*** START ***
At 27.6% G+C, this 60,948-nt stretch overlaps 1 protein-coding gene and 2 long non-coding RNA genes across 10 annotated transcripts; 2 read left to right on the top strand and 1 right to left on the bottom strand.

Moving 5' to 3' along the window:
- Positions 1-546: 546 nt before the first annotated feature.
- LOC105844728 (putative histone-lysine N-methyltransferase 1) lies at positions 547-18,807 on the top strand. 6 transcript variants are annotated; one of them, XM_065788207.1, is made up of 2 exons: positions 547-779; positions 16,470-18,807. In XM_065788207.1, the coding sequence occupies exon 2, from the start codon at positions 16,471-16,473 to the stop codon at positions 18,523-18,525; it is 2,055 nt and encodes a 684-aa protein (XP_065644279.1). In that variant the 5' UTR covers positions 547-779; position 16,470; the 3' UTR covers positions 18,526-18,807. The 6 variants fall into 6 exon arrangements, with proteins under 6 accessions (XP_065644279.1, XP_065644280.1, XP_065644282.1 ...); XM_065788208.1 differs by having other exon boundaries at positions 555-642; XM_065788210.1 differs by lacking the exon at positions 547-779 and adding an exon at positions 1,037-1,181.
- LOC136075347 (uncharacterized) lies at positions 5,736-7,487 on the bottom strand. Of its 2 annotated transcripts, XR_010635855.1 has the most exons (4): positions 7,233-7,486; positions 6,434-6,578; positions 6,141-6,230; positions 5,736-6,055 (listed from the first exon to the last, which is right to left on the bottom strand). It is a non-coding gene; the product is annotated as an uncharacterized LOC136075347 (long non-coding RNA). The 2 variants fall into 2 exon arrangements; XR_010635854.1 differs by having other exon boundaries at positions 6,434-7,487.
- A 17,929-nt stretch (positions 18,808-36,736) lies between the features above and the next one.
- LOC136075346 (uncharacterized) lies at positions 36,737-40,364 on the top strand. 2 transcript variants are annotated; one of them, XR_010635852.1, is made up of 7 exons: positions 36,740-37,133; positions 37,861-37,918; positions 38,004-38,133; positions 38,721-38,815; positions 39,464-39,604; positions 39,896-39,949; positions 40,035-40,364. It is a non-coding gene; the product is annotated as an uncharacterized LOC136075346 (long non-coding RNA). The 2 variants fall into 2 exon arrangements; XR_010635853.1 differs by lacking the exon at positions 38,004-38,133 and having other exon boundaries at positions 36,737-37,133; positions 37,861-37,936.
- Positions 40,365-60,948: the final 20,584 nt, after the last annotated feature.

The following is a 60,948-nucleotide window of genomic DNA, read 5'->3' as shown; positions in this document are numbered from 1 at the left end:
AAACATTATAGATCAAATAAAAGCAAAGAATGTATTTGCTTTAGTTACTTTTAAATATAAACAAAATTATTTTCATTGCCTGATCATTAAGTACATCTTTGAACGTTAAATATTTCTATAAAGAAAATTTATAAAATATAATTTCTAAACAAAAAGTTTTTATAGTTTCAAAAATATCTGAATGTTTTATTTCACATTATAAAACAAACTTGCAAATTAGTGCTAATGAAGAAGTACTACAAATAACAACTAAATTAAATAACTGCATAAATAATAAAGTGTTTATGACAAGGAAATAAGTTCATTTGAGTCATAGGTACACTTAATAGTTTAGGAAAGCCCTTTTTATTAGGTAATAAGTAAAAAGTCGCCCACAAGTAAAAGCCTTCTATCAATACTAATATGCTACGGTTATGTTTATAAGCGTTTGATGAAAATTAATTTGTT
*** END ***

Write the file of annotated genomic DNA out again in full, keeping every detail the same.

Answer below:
At 27.6% G+C, this 60,948-nt stretch overlaps 1 protein-coding gene and 2 long non-coding RNA genes across 10 annotated transcripts; 2 read left to right on the top strand and 1 right to left on the bottom strand.

Moving 5' to 3' along the window:
- Positions 1-546: 546 nt before the first annotated feature.
- LOC105844728 (putative histone-lysine N-methyltransferase 1) lies at positions 547-18,807 on the top strand. 6 transcript variants are annotated; one of them, XM_065788207.1, is made up of 2 exons: positions 547-779; positions 16,470-18,807. In XM_065788207.1, the coding sequence occupies exon 2, from the start codon at positions 16,471-16,473 to the stop codon at positions 18,523-18,525; it is 2,055 nt and encodes a 684-aa protein (XP_065644279.1). In that variant the 5' UTR covers positions 547-779; position 16,470; the 3' UTR covers positions 18,526-18,807. The 6 variants fall into 6 exon arrangements, with proteins under 6 accessions (XP_065644279.1, XP_065644280.1, XP_065644282.1 ...); XM_065788208.1 differs by having other exon boundaries at positions 555-642; XM_065788210.1 differs by lacking the exon at positions 547-779 and adding an exon at positions 1,037-1,181.
- LOC136075347 (uncharacterized) lies at positions 5,736-7,487 on the bottom strand. Of its 2 annotated transcripts, XR_010635855.1 has the most exons (4): positions 7,233-7,486; positions 6,434-6,578; positions 6,141-6,230; positions 5,736-6,055 (listed from the first exon to the last, which is right to left on the bottom strand). It is a non-coding gene; the product is annotated as an uncharacterized LOC136075347 (long non-coding RNA). The 2 variants fall into 2 exon arrangements; XR_010635854.1 differs by having other exon boundaries at positions 6,434-7,487.
- A 17,929-nt stretch (positions 18,808-36,736) lies between the features above and the next one.
- LOC136075346 (uncharacterized) lies at positions 36,737-40,364 on the top strand. 2 transcript variants are annotated; one of them, XR_010635852.1, is made up of 7 exons: positions 36,740-37,133; positions 37,861-37,918; positions 38,004-38,133; positions 38,721-38,815; positions 39,464-39,604; positions 39,896-39,949; positions 40,035-40,364. It is a non-coding gene; the product is annotated as an uncharacterized LOC136075346 (long non-coding RNA). The 2 variants fall into 2 exon arrangements; XR_010635853.1 differs by lacking the exon at positions 38,004-38,133 and having other exon boundaries at positions 36,737-37,133; positions 37,861-37,936.
- Positions 40,365-60,948: the final 20,584 nt, after the last annotated feature.

The following is a 60,948-nucleotide window of genomic DNA, read 5'->3' as shown; positions in this document are numbered from 1 at the left end:
AAACATTATAGATCAAATAAAAGCAAAGAATGTATTTGCTTTAGTTACTTTTAAATATAAACAAAATTATTTTCATTGCCTGATCATTAAGTACATCTTTGAACGTTAAATATTTCTATAAAGAAAATTTATAAAATATAATTTCTAAACAAAAAGTTTTTATAGTTTCAAAAATATCTGAATGTTTTATTTCACATTATAAAACAAACTTGCAAATTAGTGCTAATGAAGAAGTACTACAAATAACAACTAAATTAAATAACTGCATAAATAATAAAGTGTTTATGACAAGGAAATAAGTTCATTTGAGTCATAGGTACACTTAATAGTTTAGGAAAGCCCTTTTTATTAGGTAATAAGTAAAAAGTCGCCCACAAGTAAAAGCCTTCTATCAATACTAATATGCTACGGTTATGTTTATAAGCGTTTGATGAAAATTAATTTGTT